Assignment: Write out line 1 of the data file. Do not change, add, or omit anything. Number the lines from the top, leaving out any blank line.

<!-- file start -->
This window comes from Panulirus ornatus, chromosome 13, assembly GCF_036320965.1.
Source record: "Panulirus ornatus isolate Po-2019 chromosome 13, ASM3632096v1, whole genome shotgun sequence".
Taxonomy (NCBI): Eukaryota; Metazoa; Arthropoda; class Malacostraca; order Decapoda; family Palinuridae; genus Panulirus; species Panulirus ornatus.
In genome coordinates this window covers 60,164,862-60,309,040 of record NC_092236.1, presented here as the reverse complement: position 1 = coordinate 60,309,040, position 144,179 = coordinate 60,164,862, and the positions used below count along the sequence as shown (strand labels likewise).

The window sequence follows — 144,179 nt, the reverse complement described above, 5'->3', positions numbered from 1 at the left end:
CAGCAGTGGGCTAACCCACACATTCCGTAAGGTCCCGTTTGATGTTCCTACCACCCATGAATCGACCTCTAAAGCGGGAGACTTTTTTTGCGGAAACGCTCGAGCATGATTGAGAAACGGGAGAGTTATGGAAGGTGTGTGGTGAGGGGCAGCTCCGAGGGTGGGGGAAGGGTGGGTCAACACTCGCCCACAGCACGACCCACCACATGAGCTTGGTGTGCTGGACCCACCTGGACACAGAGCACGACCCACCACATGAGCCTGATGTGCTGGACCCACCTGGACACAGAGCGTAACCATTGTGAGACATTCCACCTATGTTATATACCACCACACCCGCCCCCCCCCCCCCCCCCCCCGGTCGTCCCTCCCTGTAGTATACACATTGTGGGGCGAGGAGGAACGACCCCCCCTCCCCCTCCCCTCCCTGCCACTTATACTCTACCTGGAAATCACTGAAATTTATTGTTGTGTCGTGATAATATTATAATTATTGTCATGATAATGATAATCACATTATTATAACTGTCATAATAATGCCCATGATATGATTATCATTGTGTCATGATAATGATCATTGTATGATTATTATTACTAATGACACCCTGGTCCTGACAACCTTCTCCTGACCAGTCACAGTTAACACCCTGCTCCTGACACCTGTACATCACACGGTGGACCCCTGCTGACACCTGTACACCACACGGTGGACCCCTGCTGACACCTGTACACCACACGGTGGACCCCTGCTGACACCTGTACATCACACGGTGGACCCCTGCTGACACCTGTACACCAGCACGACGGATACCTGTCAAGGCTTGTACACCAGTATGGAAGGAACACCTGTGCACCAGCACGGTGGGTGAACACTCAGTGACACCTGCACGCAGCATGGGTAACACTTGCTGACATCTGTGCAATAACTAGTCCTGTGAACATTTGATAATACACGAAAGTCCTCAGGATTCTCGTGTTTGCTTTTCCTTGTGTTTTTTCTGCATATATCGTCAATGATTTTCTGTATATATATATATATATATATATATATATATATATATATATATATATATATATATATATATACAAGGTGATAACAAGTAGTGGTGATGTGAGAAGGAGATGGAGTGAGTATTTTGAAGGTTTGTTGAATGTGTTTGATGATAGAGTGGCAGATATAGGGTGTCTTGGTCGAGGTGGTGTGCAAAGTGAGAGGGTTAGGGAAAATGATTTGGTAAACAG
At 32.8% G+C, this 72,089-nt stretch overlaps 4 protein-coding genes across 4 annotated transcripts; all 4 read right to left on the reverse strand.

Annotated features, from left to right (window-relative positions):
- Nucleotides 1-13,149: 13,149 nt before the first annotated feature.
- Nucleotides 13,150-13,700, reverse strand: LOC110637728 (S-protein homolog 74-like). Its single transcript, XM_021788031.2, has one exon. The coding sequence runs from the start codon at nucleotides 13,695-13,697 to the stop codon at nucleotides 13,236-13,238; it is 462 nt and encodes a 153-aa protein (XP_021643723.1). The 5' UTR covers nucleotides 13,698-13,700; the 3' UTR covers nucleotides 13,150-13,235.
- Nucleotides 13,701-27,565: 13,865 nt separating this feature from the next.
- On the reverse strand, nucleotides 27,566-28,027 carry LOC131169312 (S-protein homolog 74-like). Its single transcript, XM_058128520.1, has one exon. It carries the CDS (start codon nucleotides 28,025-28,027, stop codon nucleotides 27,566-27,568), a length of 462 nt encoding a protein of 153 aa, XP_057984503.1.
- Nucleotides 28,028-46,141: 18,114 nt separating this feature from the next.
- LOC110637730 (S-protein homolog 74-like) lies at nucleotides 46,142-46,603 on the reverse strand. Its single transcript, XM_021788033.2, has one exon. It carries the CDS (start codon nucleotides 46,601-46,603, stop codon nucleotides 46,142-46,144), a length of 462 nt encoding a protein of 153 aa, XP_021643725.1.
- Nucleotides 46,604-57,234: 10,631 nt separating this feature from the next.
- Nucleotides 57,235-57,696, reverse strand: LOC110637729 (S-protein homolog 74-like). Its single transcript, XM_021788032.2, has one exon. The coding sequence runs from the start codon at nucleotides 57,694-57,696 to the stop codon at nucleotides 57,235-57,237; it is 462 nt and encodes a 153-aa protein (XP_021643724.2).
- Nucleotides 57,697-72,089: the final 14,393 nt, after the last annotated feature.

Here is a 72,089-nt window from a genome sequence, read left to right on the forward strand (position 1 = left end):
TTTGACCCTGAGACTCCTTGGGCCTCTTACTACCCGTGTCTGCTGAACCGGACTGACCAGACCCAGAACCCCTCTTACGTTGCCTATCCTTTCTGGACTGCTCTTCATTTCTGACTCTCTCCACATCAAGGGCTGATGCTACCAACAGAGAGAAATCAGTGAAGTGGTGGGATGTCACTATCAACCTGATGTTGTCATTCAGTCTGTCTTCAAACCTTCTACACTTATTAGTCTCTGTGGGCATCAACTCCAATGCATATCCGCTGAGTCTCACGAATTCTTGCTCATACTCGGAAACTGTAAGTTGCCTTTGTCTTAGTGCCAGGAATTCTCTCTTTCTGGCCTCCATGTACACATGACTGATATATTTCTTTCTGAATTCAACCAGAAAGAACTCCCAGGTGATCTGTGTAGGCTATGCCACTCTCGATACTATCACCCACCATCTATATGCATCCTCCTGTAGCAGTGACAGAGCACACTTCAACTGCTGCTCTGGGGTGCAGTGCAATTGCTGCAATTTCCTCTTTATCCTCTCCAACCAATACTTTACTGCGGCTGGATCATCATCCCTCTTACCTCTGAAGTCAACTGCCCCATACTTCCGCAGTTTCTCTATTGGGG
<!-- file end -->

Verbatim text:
This window comes from Panulirus ornatus, chromosome 13, assembly GCF_036320965.1.